Flow cytometric analysis data with F4/80 staining of neurosensory retina or RPE-choroid 3 days after retinal scatter photocoagulation. Red: no laser control. Blue: laser + plasmid ICAM-1 siRNA. Green: laser only. Three days after laser photocoagulation, the numbers of monocytes significantly increased compared with control mice and were remarkably reduced by intravitreal injection of plasmid ICAM-1 siRNA. P < 0.05 vs. laser-only group; n = 6 in all groups.
Figure 7.
 
The number of neurosensory retina or RPE-choroid infiltrating monocytes decreased markedly in siRNA-treated mice compared with the laser-only group. *†P < 0.05 vs. laser only group; n = 6 in all groups.
Figure 7.
 
The number of neurosensory retina or RPE-choroid infiltrating monocytes decreased markedly in siRNA-treated mice compared with the laser-only group. *†P < 0.05 vs. laser only group; n = 6 in all groups.
ICAM-1 Expression after STZ Administration Silenced by Intravitreal Injection of Plasmid siRNAs
Seven days after STZ administration, glucose concentration increased significantly (P < 0.05 vs. control mice; n = 6 in all groups; Fig. 8). Seven days after STZ administration, the ICAM-1 expression increased significantly (P < 0.05 vs. control mice; n = 6 in all groups; Fig. 8). Upregulation of ICAM-1 after STZ administration was silenced in the group injected with ICAM-1-specific plasmid siRNAs (P < 0.05 vs. day 7 group; n = 6 in all groups). However, ICAM-1 expression was not silenced in the group injected with naked siRNAs (P > 0.1 vs. day 7 group; n = 6 in all groups; Fig. 8). 
Figure 8.
 
Blood sugar and ICAM-1 expression after STZ administration. Seven days after STZ administration, the glucose concentration increased significantly (*P < 0.05 vs. control mice; n = 6 in all groups). Seven days after STZ administration, ICAM-1 expression increased significantly (**P < 0.05 vs. control mice; n = 6 in all groups). Upregulation of ICAM-1 after STZ administration is silenced by ICAM-1-specific plasmid siRNAs injected group (***P < 0.05 vs. day 7 group; n = 6 in all groups). ICAM-1 expression is not silenced in the group injected with the naked siRNAs (†P > 0.1 vs. day 7 group; n = 6 in all groups). Results are expressed as the mean ± SD; P < 0.05.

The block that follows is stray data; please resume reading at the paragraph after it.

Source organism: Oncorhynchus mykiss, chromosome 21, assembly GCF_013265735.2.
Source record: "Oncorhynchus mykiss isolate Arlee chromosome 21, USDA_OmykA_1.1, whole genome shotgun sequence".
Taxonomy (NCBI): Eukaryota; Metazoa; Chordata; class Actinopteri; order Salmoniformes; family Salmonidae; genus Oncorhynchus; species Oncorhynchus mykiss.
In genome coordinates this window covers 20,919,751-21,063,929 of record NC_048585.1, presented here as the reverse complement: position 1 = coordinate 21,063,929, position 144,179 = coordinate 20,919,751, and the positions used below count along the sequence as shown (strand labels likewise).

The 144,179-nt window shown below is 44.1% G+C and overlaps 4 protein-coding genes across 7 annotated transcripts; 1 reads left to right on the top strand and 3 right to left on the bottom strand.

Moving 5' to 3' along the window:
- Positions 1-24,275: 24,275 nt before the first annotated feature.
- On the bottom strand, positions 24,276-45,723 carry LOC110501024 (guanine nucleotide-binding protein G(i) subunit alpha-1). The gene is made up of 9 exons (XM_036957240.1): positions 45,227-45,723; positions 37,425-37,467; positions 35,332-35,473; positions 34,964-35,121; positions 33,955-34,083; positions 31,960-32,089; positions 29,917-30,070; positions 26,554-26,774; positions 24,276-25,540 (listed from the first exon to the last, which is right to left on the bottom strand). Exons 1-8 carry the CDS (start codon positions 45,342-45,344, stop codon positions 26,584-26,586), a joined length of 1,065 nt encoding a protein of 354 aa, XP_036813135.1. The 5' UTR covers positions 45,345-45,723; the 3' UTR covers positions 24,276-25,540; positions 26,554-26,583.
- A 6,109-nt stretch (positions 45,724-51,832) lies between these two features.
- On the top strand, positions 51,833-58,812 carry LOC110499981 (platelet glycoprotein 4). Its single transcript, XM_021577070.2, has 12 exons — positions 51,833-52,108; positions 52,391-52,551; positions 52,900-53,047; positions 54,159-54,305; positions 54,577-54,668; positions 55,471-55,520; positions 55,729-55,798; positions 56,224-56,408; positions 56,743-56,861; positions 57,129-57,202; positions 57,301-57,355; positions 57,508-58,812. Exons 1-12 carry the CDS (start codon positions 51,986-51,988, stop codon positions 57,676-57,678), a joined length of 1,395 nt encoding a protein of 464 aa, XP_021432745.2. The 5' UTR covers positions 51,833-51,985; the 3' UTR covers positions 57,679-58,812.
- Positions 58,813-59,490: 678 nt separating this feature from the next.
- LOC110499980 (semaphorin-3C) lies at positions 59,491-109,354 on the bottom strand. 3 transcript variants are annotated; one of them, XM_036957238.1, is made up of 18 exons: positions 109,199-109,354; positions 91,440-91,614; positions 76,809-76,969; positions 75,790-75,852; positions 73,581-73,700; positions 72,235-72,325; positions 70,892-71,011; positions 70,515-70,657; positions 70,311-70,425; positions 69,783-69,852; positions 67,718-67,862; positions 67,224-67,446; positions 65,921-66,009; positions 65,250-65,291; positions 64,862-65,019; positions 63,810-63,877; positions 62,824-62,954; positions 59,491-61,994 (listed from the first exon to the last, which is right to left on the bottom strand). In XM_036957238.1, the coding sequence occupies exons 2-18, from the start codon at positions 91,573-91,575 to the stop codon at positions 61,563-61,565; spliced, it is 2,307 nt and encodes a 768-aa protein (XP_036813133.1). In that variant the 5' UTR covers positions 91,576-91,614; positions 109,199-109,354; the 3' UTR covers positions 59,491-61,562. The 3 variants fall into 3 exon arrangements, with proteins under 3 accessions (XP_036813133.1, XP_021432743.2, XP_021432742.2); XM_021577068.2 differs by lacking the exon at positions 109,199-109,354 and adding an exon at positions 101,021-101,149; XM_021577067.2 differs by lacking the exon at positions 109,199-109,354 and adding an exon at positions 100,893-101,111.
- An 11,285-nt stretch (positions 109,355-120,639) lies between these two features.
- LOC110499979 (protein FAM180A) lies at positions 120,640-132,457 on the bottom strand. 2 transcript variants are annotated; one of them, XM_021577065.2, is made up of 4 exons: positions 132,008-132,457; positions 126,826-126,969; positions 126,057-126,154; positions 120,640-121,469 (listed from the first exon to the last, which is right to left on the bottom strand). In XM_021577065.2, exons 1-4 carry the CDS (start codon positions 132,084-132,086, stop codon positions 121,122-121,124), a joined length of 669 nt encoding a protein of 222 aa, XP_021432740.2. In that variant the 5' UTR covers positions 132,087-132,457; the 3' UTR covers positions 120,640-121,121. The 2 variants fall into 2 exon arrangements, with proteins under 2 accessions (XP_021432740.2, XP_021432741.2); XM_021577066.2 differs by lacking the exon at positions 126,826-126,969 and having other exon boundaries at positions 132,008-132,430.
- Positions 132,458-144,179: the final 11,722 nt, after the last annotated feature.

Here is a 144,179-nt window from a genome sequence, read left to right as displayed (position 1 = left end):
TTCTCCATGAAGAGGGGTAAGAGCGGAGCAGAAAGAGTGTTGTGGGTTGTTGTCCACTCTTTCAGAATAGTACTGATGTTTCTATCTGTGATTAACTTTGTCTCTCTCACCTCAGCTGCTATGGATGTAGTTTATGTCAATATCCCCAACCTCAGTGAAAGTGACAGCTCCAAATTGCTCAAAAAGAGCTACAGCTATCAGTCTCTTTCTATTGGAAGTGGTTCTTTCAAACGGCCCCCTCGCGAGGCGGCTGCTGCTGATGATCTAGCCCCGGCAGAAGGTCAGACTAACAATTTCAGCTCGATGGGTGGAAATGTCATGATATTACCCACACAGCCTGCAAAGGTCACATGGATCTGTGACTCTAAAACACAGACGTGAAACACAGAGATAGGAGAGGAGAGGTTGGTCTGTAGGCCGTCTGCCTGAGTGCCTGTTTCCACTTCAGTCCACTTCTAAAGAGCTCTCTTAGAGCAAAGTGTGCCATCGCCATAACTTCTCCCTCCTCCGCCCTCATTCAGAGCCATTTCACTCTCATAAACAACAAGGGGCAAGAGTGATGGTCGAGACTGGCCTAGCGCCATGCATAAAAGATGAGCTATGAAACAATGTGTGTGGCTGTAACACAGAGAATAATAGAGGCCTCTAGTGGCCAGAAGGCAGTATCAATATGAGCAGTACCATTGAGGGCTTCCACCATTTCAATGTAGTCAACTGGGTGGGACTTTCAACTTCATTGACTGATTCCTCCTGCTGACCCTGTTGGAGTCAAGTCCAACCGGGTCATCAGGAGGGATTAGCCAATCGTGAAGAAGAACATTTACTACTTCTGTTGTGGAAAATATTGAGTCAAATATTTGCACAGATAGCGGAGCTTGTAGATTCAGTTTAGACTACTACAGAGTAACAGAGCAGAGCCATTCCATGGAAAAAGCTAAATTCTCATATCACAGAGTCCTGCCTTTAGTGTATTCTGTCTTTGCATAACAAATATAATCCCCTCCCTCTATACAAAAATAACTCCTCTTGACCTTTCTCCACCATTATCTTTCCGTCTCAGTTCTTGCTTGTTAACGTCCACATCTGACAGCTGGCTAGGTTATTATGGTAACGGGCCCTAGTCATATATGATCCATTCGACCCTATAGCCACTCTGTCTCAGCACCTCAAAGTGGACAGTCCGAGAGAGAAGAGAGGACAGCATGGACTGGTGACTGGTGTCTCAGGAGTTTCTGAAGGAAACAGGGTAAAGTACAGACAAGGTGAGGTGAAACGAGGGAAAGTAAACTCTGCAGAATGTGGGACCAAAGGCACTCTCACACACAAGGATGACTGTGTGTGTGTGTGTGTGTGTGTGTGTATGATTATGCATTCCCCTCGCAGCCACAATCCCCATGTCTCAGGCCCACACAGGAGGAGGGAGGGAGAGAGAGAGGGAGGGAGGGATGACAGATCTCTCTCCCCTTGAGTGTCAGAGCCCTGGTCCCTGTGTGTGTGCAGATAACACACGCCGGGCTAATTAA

Figure 8.
 
Blood sugar and ICAM-1 expression after STZ administration. Seven days after STZ administration, the glucose concentration increased significantly (*P < 0.05 vs. control mice; n = 6 in all groups). Seven days after STZ administration, ICAM-1 expression increased significantly (**P < 0.05 vs. control mice; n = 6 in all groups). Upregulation of ICAM-1 after STZ administration is silenced by ICAM-1-specific plasmid siRNAs injected group (***P < 0.05 vs. day 7 group; n = 6 in all groups). ICAM-1 expression is not silenced in the group injected with the naked siRNAs (†P > 0.1 vs. day 7 group; n = 6 in all groups). Results are expressed as the mean ± SD; P < 0.05.
Discussion
In the present study, we showed that ICAM-1 expression can be silenced by plasmid siRNA in murine neurosensory retina and RPE-choroid in vivo. We also found that fluorescein-labeled plasmid DNA injected by the hydrodynamics-based transfection procedure and intravitreal injection was observed in the neurosensory retina and RPE-choroid. We designed siRNA expression plasmid against ICAM-1 and transfected it into the murine retina by intravenous and intravitreal injection. Marked downregulation of ICAM-1 expression occurred in the retinal laser photocoagulation model and in the STZ-induced model.